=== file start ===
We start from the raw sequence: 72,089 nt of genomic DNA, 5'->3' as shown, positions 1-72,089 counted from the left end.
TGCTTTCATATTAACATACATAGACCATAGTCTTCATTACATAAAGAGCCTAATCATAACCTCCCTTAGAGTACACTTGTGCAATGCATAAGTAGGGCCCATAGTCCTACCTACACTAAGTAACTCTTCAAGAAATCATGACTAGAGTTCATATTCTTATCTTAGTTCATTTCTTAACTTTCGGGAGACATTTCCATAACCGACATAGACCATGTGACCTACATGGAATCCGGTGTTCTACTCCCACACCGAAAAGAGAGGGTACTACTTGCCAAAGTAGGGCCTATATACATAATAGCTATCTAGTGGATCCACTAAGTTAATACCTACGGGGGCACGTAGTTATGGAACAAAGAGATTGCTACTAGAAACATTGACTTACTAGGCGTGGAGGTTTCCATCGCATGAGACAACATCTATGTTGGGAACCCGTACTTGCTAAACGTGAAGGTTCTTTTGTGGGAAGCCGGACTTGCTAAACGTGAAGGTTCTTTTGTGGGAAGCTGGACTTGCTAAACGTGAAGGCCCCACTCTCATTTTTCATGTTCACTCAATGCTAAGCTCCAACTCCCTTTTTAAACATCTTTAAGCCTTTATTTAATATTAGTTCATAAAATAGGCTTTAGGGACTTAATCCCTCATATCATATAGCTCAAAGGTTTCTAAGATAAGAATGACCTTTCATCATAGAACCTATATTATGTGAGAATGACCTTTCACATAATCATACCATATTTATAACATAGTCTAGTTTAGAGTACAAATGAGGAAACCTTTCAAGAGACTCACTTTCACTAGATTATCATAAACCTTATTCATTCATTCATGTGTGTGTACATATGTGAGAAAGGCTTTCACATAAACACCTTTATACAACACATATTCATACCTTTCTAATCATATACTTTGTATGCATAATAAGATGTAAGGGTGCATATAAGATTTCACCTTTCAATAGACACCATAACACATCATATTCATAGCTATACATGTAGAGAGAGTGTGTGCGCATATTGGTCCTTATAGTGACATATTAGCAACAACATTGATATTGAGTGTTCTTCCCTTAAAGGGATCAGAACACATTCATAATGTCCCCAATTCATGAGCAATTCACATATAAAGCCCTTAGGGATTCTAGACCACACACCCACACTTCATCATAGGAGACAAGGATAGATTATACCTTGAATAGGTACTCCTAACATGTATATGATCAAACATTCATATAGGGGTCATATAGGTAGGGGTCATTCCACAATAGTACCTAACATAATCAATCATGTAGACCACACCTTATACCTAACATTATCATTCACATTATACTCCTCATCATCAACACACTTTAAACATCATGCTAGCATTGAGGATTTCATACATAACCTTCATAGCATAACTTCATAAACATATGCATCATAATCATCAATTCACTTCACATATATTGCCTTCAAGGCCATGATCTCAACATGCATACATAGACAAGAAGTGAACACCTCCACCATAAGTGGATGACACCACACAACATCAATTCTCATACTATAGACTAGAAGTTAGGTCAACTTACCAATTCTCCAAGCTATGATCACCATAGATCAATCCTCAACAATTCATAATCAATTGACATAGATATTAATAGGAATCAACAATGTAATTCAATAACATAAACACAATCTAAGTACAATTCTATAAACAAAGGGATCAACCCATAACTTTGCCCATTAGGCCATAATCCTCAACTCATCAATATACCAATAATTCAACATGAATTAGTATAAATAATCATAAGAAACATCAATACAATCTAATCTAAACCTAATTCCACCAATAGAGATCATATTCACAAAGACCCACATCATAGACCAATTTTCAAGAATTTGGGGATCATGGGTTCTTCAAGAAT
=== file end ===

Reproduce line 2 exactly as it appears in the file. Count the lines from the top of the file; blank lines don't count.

TGCTTTCATATTAACATACATAGACCATAGTCTTCATTACATAAAGAGCCTAATCATAACCTCCCTTAGAGTACACTTGTGCAATGCATAAGTAGGGCCCATAGTCCTACCTACACTAAGTAACTCTTCAAGAAATCATGACTAGAGTTCATATTCTTATCTTAGTTCATTTCTTAACTTTCGGGAGACATTTCCATAACCGACATAGACCATGTGACCTACATGGAATCCGGTGTTCTACTCCCACACCGAAAAGAGAGGGTACTACTTGCCAAAGTAGGGCCTATATACATAATAGCTATCTAGTGGATCCACTAAGTTAATACCTACGGGGGCACGTAGTTATGGAACAAAGAGATTGCTACTAGAAACATTGACTTACTAGGCGTGGAGGTTTCCATCGCATGAGACAACATCTATGTTGGGAACCCGTACTTGCTAAACGTGAAGGTTCTTTTGTGGGAAGCCGGACTTGCTAAACGTGAAGGTTCTTTTGTGGGAAGCTGGACTTGCTAAACGTGAAGGCCCCACTCTCATTTTTCATGTTCACTCAATGCTAAGCTCCAACTCCCTTTTTAAACATCTTTAAGCCTTTATTTAATATTAGTTCATAAAATAGGCTTTAGGGACTTAATCCCTCATATCATATAGCTCAAAGGTTTCTAAGATAAGAATGACCTTTCATCATAGAACCTATATTATGTGAGAATGACCTTTCACATAATCATACCATATTTATAACATAGTCTAGTTTAGAGTACAAATGAGGAAACCTTTCAAGAGACTCACTTTCACTAGATTATCATAAACCTTATTCATTCATTCATGTGTGTGTACATATGTGAGAAAGGCTTTCACATAAACACCTTTATACAACACATATTCATACCTTTCTAATCATATACTTTGTATGCATAATAAGATGTAAGGGTGCATATAAGATTTCACCTTTCAATAGACACCATAACACATCATATTCATAGCTATACATGTAGAGAGAGTGTGTGCGCATATTGGTCCTTATAGTGACATATTAGCAACAACATTGATATTGAGTGTTCTTCCCTTAAAGGGATCAGAACACATTCATAATGTCCCCAATTCATGAGCAATTCACATATAAAGCCCTTAGGGATTCTAGACCACACACCCACACTTCATCATAGGAGACAAGGATAGATTATACCTTGAATAGGTACTCCTAACATGTATATGATCAAACATTCATATAGGGGTCATATAGGTAGGGGTCATTCCACAATAGTACCTAACATAATCAATCATGTAGACCACACCTTATACCTAACATTATCATTCACATTATACTCCTCATCATCAACACACTTTAAACATCATGCTAGCATTGAGGATTTCATACATAACCTTCATAGCATAACTTCATAAACATATGCATCATAATCATCAATTCACTTCACATATATTGCCTTCAAGGCCATGATCTCAACATGCATACATAGACAAGAAGTGAACACCTCCACCATAAGTGGATGACACCACACAACATCAATTCTCATACTATAGACTAGAAGTTAGGTCAACTTACCAATTCTCCAAGCTATGATCACCATAGATCAATCCTCAACAATTCATAATCAATTGACATAGATATTAATAGGAATCAACAATGTAATTCAATAACATAAACACAATCTAAGTACAATTCTATAAACAAAGGGATCAACCCATAACTTTGCCCATTAGGCCATAATCCTCAACTCATCAATATACCAATAATTCAACATGAATTAGTATAAATAATCATAAGAAACATCAATACAATCTAATCTAAACCTAATTCCACCAATAGAGATCATATTCACAAAGACCCACATCATAGACCAATTTTCAAGAATTTGGGGATCATGGGTTCTTCAAGAAT